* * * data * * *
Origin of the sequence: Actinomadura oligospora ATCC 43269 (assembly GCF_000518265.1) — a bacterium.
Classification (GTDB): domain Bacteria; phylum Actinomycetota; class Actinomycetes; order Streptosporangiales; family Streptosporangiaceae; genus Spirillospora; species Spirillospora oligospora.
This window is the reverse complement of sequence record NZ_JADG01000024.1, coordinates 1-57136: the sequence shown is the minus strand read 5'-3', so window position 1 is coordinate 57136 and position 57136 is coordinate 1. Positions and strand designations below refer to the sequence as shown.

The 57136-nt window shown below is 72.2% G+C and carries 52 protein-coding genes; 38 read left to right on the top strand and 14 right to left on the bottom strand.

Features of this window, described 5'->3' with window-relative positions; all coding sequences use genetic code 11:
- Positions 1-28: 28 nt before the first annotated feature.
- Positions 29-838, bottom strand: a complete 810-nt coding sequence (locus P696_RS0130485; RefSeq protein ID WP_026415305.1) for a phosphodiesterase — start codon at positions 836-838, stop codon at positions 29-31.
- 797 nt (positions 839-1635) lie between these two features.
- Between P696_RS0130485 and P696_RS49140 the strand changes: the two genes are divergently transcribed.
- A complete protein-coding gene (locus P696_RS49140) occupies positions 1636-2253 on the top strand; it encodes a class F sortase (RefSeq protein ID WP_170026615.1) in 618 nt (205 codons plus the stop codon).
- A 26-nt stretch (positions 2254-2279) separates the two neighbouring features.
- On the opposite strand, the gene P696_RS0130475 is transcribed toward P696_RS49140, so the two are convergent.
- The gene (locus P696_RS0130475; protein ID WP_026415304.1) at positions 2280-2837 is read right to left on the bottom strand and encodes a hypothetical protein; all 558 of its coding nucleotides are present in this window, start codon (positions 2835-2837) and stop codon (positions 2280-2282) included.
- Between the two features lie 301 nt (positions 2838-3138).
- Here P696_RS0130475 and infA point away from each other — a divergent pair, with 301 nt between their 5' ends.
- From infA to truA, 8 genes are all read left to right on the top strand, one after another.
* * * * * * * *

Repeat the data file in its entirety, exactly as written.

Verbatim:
Origin of the sequence: Actinomadura oligospora ATCC 43269 (assembly GCF_000518265.1) — a bacterium.
Classification (GTDB): domain Bacteria; phylum Actinomycetota; class Actinomycetes; order Streptosporangiales; family Streptosporangiaceae; genus Spirillospora; species Spirillospora oligospora.
This window is the reverse complement of sequence record NZ_JADG01000024.1, coordinates 1-57136: the sequence shown is the minus strand read 5'-3', so window position 1 is coordinate 57136 and position 57136 is coordinate 1. Positions and strand designations below refer to the sequence as shown.

The 57136-nt window shown below is 72.2% G+C and carries 52 protein-coding genes; 38 read left to right on the top strand and 14 right to left on the bottom strand.

Features of this window, described 5'->3' with window-relative positions; all coding sequences use genetic code 11:
- Positions 1-28: 28 nt before the first annotated feature.
- Positions 29-838, bottom strand: a complete 810-nt coding sequence (locus P696_RS0130485; RefSeq protein ID WP_026415305.1) for a phosphodiesterase — start codon at positions 836-838, stop codon at positions 29-31.
- 797 nt (positions 839-1635) lie between these two features.
- Between P696_RS0130485 and P696_RS49140 the strand changes: the two genes are divergently transcribed.
- A complete protein-coding gene (locus P696_RS49140) occupies positions 1636-2253 on the top strand; it encodes a class F sortase (RefSeq protein ID WP_170026615.1) in 618 nt (205 codons plus the stop codon).
- A 26-nt stretch (positions 2254-2279) separates the two neighbouring features.
- On the opposite strand, the gene P696_RS0130475 is transcribed toward P696_RS49140, so the two are convergent.
- The gene (locus P696_RS0130475; protein ID WP_026415304.1) at positions 2280-2837 is read right to left on the bottom strand and encodes a hypothetical protein; all 558 of its coding nucleotides are present in this window, start codon (positions 2835-2837) and stop codon (positions 2280-2282) included.
- Between the two features lie 301 nt (positions 2838-3138).
- Here P696_RS0130475 and infA point away from each other — a divergent pair, with 301 nt between their 5' ends.
- From infA to truA, 8 genes are all read left to right on the top strand, one after another.